Orange County registrar demonstrates new $15.3 million voting system aimed at preventing errors and fraud

Casting a ballot in one of Orange County’s new vote centers in 2020 is expected to take just three simple steps: check in at any of nearly 200 locations up to 11 days before the election, print a personalized ballot for your precinct regardless of where you show up to vote, and feed the completed ballot into a machine that scans it to be tallied on election night.

That’s the plan Orange County Registrar of Voters Neal Kelley outlined Monday, Sept. 16, when he demonstrated a new $15.3 million voting system in a mock-up of the voting centers the county will deploy beginning with the March 2020 primary.

A demonstration vote center at the OC Registrar of Voters in Santa Ana on Monday, September 16, 2019. The new vote centers will replace the vote-by-precinct system com 2020. (Photo by Paul Rodriguez, Contributing Photographer)
The vote centers won’t be vastly different from traditional neighborhood polling stations – trained election workers will check people in and help those who need it – but the paper-based voting system is expected to be more convenient and secure, and to cut dramatically the number of provisional ballots used, Kelley said. That will mean faster results on election night and hopefully, less uncertainty and confusion for voters.

“This really focuses on the voter experience. It’s about what’s easier on the voter,” Kelley said.

Kelley said the new system from Hart InterCivic, which replaces one that dates to 2003, will be consistent: every registered voter will get a ballot in the mail, but if they decide to vote in person, the ballot printed for them at any of the 188 vote centers will look the same as the mail ballot.

Unlike older voting machines that provided a paper receipt for a ballot cast electronically – possibly with the data rendered as a bar code – Orange County’s new system is based around hard-copy ballots that can be easily read or recounted by humans, Kelley said. Ballots can be filled out the old-fashioned way, with a pen, or on a touch-screen machine that prints out the finished product.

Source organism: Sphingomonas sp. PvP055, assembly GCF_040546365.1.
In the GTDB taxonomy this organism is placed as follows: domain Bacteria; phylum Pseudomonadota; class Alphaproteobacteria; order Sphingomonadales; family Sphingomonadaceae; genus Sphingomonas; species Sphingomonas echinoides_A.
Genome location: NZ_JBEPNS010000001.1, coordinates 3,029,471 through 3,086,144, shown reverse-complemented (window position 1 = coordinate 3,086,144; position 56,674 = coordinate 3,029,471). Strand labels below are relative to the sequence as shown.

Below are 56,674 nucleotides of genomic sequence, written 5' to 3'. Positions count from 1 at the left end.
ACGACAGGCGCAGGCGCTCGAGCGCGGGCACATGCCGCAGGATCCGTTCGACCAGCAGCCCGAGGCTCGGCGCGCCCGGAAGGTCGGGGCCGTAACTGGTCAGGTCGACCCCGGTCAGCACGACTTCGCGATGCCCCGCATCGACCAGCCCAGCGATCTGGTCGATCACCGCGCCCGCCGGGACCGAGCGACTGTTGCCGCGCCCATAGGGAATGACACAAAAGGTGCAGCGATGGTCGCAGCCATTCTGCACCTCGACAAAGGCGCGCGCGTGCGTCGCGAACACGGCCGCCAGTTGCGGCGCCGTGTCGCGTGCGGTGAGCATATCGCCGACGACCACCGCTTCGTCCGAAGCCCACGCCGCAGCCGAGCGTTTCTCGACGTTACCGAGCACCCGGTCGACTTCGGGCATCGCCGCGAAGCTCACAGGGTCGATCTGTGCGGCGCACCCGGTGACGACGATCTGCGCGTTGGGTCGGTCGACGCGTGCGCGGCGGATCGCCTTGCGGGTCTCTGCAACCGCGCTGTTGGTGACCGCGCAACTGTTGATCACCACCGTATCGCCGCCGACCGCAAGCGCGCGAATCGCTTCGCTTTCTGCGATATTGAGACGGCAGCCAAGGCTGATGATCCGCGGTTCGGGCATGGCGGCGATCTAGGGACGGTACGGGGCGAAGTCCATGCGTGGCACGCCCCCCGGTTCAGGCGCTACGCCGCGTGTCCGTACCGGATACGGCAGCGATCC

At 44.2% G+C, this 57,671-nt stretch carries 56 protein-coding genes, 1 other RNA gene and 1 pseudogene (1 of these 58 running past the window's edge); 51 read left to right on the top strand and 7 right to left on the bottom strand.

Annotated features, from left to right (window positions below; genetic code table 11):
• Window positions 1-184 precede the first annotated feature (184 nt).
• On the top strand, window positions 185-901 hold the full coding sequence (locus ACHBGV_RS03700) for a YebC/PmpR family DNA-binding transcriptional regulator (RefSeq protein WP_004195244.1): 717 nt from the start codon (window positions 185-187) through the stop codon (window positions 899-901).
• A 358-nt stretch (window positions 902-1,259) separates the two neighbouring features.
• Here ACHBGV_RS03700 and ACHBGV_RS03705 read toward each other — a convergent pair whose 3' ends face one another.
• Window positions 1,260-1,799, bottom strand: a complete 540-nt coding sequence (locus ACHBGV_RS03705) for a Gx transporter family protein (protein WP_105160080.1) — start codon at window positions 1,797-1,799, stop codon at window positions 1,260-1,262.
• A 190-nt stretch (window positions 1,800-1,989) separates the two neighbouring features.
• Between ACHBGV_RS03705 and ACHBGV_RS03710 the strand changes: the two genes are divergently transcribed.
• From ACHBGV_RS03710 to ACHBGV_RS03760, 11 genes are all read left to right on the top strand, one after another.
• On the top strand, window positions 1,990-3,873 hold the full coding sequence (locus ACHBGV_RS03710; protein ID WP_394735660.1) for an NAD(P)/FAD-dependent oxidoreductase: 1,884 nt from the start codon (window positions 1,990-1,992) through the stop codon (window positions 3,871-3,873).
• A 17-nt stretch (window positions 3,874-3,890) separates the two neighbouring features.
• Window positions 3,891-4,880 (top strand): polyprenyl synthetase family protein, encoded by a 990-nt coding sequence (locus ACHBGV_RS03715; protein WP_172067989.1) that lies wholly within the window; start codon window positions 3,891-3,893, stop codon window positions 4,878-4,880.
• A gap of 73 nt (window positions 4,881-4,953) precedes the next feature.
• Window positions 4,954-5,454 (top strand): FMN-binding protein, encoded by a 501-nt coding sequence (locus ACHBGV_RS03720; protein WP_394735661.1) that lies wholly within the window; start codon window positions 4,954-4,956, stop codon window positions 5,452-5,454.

Tablets used for voter check-in will connect wirelessly to each other so election officials can be alerted if someone tries to vote more than once in different locations. But the data on the tablets is encrypted for security – and to minimize any hacking risk, they’re not connected to the machines that record people’s votes, Kelley said.

Voters feed their own completed ballots into a scanner, which spots problems such as blank contests or too many boxes filled in and offers a chance to correct them.

Nearly 50,000 people tried a voting center pilot project in 2018 and most really liked it, Kelley said. He also pointed to Colorado, which mails a ballot to every registered voter (something Kelley also will bring to Orange County in 2020) but saw in-person voting rise with the advent of similar vote centers.

Voting rights advocates have criticized states and counties for closing some precinct polls, but Kelley said Orange County’s switch from more than 1,000 neighborhood polling places to 188 vote centers won’t disenfranchise people. Everyone will have the option to vote by mail, and vote centers will be open for at least four days – and some nearly three times that long.

“Now you have 11 days, now you have the weekends,” he said. “Now you can vote anywhere in the county.”

Kelley said he will finalize locations for the vote centers, as well as 110 ballot drop boxes by Dec. 6. He’s planning dozens of events and a nearly $2 million media campaign to explain the changes to voters in coming months.

By ALICIA ROBINSON | arobinson@scng.com | The Orange County Register
PUBLISHED: September 16, 2019 at 5:35 pm | UPDATED: September 16, 2019 at 5:35 pm

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